Pastor’s Murder Alarms Town
Police in a small Oklahoma farming community are warning local religious leaders to secure their churches after a pastor was brutally stabbed while awaiting parishioners in her church.
Caddo County District Attorney Bret Burns called a private meeting Wednesday where he and law enforcement officers told more than 30 local pastors to "be safety-conscious with their staff and their surroundings."
"We had a brutal murder, and it happened in a church," Burns said in a telephone interview after the meeting.
Burns would not say whether police had evidence that the killer was targeting churches or pastors.
No arrests have been made.
Police on Sunday found the mutilated body of Carol Daniels, 61, in Christ Holy Sanctified Church in Anadarko.
Daniels, a pastor with the Fort Worth-based Pentecostal-holiness church, had traveled 60 miles each week from her home in Oklahoma City to conduct services in the rural community of 6,600 people where farmers grow peanuts, wheat and cotton.
The town bills itself as the "Indian Capital of the Nation." More than half of the population identified themselves in the last U.S. Census as Native American, from tribes including Apache, Comanche and Delaware.
The once-vibrant congregation at the white, wooden church in the dilapidated downtown had dwindled, and the church building had fallen into disrepair, said Craig Brown of Los Angeles, first vice president of the national church executive board.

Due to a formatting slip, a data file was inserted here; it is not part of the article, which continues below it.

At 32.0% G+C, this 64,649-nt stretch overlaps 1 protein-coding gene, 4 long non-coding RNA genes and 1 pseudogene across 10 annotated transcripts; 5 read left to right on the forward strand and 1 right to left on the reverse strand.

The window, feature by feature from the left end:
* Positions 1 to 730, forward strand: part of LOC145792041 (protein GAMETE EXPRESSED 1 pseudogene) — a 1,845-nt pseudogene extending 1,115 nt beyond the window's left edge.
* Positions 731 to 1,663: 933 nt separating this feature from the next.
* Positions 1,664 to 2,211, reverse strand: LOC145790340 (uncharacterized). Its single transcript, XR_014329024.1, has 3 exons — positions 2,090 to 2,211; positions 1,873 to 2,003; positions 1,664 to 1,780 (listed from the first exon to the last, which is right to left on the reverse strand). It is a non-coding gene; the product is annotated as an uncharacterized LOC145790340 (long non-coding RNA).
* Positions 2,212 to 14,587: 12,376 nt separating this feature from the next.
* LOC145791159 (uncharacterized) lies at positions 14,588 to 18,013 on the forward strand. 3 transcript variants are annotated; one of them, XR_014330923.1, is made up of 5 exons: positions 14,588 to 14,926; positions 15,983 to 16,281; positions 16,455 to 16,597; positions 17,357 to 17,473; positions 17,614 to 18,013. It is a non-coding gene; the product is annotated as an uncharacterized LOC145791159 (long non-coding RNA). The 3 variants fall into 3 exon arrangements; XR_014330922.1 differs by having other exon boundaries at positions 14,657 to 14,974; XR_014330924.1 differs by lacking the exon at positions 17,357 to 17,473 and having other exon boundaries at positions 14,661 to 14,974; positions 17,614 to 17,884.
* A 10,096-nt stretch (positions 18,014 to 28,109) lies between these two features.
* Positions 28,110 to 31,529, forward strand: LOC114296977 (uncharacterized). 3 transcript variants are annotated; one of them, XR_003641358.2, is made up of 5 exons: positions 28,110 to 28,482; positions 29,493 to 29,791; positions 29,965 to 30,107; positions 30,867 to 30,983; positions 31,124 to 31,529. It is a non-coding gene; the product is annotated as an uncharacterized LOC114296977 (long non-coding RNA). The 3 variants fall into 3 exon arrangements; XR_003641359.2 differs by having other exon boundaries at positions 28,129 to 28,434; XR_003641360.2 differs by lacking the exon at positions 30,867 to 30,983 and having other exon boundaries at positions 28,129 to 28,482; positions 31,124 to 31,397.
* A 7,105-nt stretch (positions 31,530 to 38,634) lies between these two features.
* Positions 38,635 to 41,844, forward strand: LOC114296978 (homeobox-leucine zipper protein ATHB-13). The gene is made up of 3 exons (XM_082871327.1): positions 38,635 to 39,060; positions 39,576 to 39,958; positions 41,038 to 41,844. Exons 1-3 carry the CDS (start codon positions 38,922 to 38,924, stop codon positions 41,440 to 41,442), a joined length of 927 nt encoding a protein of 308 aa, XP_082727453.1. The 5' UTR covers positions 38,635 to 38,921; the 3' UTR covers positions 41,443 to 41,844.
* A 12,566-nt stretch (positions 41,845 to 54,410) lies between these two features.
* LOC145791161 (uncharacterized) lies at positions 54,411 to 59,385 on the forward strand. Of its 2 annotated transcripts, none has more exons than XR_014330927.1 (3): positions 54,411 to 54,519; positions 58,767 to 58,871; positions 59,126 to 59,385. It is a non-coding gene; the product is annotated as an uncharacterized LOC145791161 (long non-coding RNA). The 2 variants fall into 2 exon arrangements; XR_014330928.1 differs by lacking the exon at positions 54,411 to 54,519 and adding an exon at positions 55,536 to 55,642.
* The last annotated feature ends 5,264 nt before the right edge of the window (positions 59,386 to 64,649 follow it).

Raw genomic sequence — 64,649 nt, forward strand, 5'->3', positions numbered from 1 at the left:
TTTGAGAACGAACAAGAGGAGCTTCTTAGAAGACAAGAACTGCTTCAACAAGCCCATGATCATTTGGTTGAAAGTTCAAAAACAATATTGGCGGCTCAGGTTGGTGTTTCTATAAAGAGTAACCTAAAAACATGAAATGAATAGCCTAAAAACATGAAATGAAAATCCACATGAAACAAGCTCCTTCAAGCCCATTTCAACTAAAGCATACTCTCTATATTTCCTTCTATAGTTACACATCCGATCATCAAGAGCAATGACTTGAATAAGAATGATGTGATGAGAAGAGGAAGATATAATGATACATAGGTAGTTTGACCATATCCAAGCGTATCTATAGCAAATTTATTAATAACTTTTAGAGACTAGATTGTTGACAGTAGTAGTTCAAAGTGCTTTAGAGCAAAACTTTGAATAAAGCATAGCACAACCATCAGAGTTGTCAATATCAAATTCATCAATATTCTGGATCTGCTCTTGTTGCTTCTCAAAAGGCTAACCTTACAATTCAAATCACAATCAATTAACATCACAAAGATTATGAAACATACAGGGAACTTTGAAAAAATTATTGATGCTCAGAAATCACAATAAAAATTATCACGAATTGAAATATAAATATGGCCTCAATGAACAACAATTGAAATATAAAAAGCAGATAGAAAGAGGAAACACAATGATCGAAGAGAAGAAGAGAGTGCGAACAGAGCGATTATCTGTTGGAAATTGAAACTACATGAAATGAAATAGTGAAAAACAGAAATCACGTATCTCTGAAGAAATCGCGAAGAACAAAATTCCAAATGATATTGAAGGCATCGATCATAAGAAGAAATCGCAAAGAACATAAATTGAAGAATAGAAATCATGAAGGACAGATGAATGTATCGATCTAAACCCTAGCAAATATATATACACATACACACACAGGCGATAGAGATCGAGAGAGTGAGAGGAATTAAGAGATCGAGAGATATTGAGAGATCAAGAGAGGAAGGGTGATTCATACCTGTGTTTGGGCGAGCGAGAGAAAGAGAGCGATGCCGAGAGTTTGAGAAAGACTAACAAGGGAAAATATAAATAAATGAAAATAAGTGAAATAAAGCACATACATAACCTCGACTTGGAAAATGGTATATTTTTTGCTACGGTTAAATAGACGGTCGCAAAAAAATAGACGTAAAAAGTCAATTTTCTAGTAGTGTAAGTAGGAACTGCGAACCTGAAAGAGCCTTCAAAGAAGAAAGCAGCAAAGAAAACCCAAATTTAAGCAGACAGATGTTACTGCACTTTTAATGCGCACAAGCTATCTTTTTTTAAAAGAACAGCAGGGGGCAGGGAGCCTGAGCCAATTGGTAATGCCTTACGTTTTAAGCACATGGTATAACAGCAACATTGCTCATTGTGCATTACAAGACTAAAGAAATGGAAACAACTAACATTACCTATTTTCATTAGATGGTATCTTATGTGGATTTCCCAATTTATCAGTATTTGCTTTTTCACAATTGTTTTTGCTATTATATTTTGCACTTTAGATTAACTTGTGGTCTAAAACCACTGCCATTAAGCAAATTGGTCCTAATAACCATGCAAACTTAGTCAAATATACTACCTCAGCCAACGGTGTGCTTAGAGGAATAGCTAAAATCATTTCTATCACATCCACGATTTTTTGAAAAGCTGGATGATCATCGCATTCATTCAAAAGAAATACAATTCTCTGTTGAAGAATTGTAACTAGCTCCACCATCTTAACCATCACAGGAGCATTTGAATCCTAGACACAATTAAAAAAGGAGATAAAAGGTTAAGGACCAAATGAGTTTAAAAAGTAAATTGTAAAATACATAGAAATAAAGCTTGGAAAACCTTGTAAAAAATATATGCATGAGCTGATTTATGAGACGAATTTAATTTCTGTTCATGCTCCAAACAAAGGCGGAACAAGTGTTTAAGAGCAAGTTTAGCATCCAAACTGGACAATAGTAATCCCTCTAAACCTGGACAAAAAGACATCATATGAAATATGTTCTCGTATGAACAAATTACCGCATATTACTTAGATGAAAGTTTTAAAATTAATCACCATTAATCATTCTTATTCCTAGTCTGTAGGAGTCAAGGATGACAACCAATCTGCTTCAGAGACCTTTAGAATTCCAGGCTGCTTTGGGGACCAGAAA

Daniels, who joined the national church in 1972 as an administrator, volunteered to rebuild the congregation, he said.
The marquee outside the church listed worship times, Daniels' name and position as pastor, and a simple message: "God loves you."
About a half-mile from the church is a neighborhood that Jessica Brown, a spokeswoman from the Oklahoma State Bureau of Investigation, describes as "a pretty high-crime area" troubled by drugs, including crack cocaine. The town's last homicide occurred about a month ago, and police made an arrest, she said.
Daniels was last seen at 10 a.m. Sunday outside the church, said Jessica Brown, who is not related to Craig Brown.
A retired church bishop and his wife arrived at the church shortly before noon that day, Craig Brown said.
The couple saw Daniels' car parked at the church, but when they were unable to get into the building, they became alarmed and went to the police, he said.
The police entered the church, found Daniels' body and discouraged the couple from looking because of the condition of her body, Craig Brown said.
"They said it was just very, very bad, as she'd been stabbed so many times," he said. "We're all baffled. I don't know who would want to do that to her or to anybody."
Craig Brown said he saw Daniels 10 days ago at a church conference, where they sat together at several meetings. He said she teased him about being from "wealthy" churches in California.
"She had a quiet demeanor. She wasn't flashy," Brown said. "But she was very witty and very business-like."
The state medical examiner's report says Daniels died from "multiple sharp force injuries," Jessica Brown said. "We don't have a motive yet. It's pretty much a wide open case."
Authorities are offering a reward for information in the case.
Burns, a prosecutor for 17 years, described the scene as "horrific."
"I've never seen any other like it," he said. "It's a tragedy that a lady comes to town to preach and help people and she winds up dead."